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Inflammation and atherogenic markers in patients with type 2 diabetes mellitus
Marcadores aterogénicos y de inflamación en pacientes con diabetes mellitus tipo 2
María Aurora Maravilla Domíngueza, María de Lourdes Zermeño Gonzálezb,c, Elias Roberto Zavaleta Muñizd, Verónica Adriana Montes Varelae, Cesar Antonio Irecta Nájeraf, Nicté Selene Fajardo Robledog, Soraya Amalí Zavaleta Muñiza,
Corresponding author

Corresponding author.
a Facultad de Ciencias de la Salud, Universidad Juárez del Estado de Durango, Gómez Palacio, Durango, Mexico
b Unidad Médica Especializada en Enfermedades Crónicas, Lerdo, Durango, Mexico
c Hospital General de Zona # 46, Instituto Mexicano del Seguro Social, Gómez Palacio, Durango, Mexico
d Unidad Médica de Alta Especialidad, Instituto Mexicano del Seguro Social, Torreón, Coahuila, Mexico
e Instituto de Seguridad y Servicios Sociales de los Trabajadores del Estado, Gómez Palacio, Durango, Mexico
f El Colegio de la Frontera Sur, Unidad Villahermosa Tabasco, Departamento de Salud, Villa Hermosa, Tabasco, Mexico
g Laboratorio de Investigación y Desarrollo Farmacéutico, Centro Universitario de Ciencias Exactas e Ingenierías, Universidad de Guadalajara, Guadalajara, Jalisco, Mexico
Received 20 January 2021. Accepted 15 March 2021
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Type two diabetes mellitus (T2DM) is characterized by a chronic inflammation status. Altered markers such as lipid concentrations are usually found in this disease. Elevated inflammation markers have been described such as cytokines (interleukin 6, tumour necrosis factor-alpha, and IL-8). However, there is a lack of information about the behaviour of the neutrophil-lymphocyte ratio (NLR), platelet-lymphocyte ratio (PLR), lymphocyte-monocyte ratio (LMR), lipid coefficients, and atherogenic index in T2DM.


To describe the atherogenic and inflammation parameters in a group of patients with T2DM.

Materials and methods

A total of 42 patients with T2DM were included, all patients were surveyed on clinic history (disease history,comorbidity, smoking, and other relevant variables), measurements of haematological, biochemical,and anthropometric parameters were taken and atherogenic coefficients and inflammation ratios were calculated.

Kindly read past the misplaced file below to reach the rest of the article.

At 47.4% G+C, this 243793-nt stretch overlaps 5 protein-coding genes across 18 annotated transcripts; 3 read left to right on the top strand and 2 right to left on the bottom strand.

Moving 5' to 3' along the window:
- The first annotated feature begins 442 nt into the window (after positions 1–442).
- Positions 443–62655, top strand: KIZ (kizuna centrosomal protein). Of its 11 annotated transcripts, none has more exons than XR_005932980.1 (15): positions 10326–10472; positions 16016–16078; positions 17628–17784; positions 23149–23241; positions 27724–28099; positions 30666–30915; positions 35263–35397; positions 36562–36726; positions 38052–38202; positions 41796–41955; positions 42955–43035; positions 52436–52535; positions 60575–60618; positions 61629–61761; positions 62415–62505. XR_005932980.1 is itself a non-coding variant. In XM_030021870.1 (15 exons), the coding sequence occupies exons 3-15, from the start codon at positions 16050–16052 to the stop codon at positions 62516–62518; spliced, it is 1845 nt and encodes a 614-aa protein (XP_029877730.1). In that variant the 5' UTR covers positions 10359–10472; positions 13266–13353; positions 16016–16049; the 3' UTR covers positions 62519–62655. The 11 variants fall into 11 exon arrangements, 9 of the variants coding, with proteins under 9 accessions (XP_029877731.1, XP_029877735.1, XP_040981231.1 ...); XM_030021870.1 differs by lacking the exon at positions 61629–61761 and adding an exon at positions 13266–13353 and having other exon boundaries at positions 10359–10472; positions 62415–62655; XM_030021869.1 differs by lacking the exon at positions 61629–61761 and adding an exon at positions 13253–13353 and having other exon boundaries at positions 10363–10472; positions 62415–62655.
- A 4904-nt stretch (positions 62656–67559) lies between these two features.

Inflammation markers such as interleukin 6 and 8, necrosis tumour factor, and NLR were elevated. Of the patients, 88% were classified as high risk according to the atherogenic index. Former smokers had lower levels of IL-8 and higher NLR than non-smokers.


The atherogenic and inflammation markers such as atherogenic index, IL- 8, and NLR make it possible to identify a subgroup of patients that are at risk of severe complications and mortality.

Diabetes mellitus
Atherogenic index
Inflammation markers
Neutrophil-lymphocyte ratio

La diabetes mellitus tipo 2 (DMT2) es una enfermedad caracterizada por un estado inflamatorio crónico en la que algunos marcadores como las concentraciones de lípidos han encontrado frecuentemente alterados. Se han descrito otros marcadores de inflamación alterados como las interleucinas 6, 8 y factor de necrosis tumoral, sin embargo, existe poca información acerca del comportamiento del índice neutrófilo/linfocito (INL), la relación plaquetas/linfocitos (RPL) y el índice monocitos/linfocitos (IML), los coeficientes lipídicos y el índice aterogénico en pacientes con DMT2.


Describir los parámetros aterogénicos y de inflamación en un grupo de pacientes con DM2.

Materiales y métodos

se incluyeron y analizaron los antecedentes clínicos (antecedentes de la enfermedad, comorbilidad, tabaquismo y otras variables relevantes), así como de parámetros hematológicos, bioquímicos y antropométricos de 42 pacientes y se calcularon y evaluaron los coeficientes aterogénicos e índices de inflamación.


Se encontraron concentraciones elevadas de citocinas proinflamatorias IL- 6 y IL-8, factor de necrosis tumoral-α y elevado INL. El 88% de los pacientes fueron clasificados como de alto riesgo de acuerdo al índice aterogénico. Los pacientes exfumadores exhibieron niveles menores de IL-8 y niveles más altos de INL comparados con los que nunca han fumado.


La evaluación de marcadores aterogénicos y de inflamación tales como el índice aterogénico, IL-8 y la INL permiten identificar a un subgrupo de pacientes con un alto riesgo de complicaciones graves y mortalidad.

Palabras clave:
Diabetes mellitus
Índice aterogénico
Marcadores de inflamación
Índice neutrófilos/linfocitos
Full Text